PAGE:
Districts find ‘best fit’ for homeroom makeup

On Monday, some students will file into homeroom for the first roll call of the year.

They’ll find themselves in a room of other children. But by what system were they all put together?

Area school officials said it’s pretty simple to assign children to homerooms.

At Hollidaysburg Area Foot of Ten Elementary School, Principal Brian Keagy starts by dividing the number of students by teachers in a grade level.

“We do take requests for certain teachers, and we try to honor those,” Keagy said.

Keagy also takes past conflicts between individual children into account.

And lastly, Keagy attempts to achieve a balance of girls and boys in a classroom.

Students in third grade begin to be grouped by ability, and homeroom is not a place where students stay all day, he said.

Claysburg-Kimmel School District Superintendent Darren McLaurin outlined a similar process.

“There is no easy-to-follow formula when it comes to scheduling — there are just too many factors,” he wrote in an email.

“We employ a team process to determine the best fit for students for school scheduling. Items we consider include student data, student temperament, gender balance, class size and teacher recommendation all while incorporating some flexibility along the way.”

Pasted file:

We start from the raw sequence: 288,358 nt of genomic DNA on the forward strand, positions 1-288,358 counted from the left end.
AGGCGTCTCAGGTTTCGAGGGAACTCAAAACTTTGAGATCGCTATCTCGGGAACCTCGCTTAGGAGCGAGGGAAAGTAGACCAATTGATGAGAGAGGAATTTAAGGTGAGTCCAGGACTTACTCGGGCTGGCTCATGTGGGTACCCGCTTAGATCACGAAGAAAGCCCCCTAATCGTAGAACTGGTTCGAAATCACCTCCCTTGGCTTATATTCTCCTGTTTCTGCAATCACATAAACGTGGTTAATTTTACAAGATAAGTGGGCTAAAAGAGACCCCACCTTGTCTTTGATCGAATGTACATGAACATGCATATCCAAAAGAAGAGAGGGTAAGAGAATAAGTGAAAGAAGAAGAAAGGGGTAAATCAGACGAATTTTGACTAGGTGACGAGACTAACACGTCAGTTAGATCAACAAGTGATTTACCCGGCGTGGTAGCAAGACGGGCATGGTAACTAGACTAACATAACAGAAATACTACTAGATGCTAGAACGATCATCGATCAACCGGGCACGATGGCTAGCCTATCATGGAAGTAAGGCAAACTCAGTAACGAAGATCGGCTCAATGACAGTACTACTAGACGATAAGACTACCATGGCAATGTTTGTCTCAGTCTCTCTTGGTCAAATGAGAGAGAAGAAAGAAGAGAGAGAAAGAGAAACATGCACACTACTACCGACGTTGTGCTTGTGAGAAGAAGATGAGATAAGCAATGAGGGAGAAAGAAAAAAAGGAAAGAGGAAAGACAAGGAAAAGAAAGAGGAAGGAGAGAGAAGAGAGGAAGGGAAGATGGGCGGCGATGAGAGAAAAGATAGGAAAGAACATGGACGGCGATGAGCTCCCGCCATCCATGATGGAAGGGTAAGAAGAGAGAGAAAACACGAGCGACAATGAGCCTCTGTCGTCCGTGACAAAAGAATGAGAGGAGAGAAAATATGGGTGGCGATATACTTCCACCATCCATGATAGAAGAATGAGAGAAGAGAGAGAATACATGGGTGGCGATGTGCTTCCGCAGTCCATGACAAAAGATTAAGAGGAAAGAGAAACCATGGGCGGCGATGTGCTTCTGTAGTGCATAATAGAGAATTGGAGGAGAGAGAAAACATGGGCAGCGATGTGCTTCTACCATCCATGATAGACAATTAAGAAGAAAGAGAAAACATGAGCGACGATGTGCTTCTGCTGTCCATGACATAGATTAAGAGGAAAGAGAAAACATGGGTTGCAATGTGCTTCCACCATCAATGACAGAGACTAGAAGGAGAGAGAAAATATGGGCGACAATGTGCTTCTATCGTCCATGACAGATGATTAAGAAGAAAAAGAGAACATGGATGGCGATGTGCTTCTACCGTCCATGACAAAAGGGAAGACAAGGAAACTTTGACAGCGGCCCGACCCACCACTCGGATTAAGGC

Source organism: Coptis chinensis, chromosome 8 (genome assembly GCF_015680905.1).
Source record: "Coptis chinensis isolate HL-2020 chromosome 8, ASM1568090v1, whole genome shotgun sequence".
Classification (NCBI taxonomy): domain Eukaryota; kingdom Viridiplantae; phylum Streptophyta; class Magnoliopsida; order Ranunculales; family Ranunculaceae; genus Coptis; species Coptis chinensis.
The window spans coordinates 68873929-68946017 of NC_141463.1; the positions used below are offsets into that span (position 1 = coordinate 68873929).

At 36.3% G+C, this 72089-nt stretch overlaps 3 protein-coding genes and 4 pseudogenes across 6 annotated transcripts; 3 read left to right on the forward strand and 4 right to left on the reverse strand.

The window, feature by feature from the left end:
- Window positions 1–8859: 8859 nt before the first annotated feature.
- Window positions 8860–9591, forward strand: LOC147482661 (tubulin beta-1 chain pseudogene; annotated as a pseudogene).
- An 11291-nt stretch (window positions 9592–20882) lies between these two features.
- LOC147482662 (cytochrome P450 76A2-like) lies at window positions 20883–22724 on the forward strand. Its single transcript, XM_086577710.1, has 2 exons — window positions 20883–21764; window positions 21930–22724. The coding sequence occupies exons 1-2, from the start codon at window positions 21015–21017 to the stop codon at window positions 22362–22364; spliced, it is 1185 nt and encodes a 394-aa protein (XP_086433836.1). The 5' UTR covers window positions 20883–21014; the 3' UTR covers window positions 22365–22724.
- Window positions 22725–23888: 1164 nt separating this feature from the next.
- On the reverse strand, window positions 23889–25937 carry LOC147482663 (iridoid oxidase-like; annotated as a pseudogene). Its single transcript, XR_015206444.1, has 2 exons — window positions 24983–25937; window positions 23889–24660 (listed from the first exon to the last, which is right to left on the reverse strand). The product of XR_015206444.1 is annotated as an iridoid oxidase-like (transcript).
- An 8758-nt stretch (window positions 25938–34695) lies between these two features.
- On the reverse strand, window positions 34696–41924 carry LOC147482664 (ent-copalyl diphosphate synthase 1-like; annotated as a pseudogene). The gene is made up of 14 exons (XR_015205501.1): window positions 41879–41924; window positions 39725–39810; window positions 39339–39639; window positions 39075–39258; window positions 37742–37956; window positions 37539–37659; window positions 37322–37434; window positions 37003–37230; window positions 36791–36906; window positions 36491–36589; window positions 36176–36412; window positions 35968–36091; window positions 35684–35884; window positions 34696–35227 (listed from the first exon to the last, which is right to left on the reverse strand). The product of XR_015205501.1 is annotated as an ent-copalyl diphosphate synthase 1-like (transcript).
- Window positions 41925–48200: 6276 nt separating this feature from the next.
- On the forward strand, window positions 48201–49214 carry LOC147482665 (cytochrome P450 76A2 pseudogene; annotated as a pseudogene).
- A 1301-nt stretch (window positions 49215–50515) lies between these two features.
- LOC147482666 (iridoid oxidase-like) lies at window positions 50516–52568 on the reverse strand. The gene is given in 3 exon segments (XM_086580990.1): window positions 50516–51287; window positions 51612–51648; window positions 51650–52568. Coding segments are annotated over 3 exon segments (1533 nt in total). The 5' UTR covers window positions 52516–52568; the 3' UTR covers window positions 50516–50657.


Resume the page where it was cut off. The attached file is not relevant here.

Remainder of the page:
At Altoona Area, homeroom assignments at the secondary level are primarily alphabetical, according to Altoona Area Community Relations Director Paula Foreman. Grades 3-6 are similarly departmentalized because they move to a variety of teachers throughout the day and homeroom is more of an attendance period, she said.

“At the elementary level, homeroom and teacher assignment is generally random,” Foreman said. “In grades kindergarten through second grade, there is collaboration between the principal, teacher and counselor to ensure that the needs of all students are met.”

Mirror Staff Writer Russ O’Reilly is at 946-7435.

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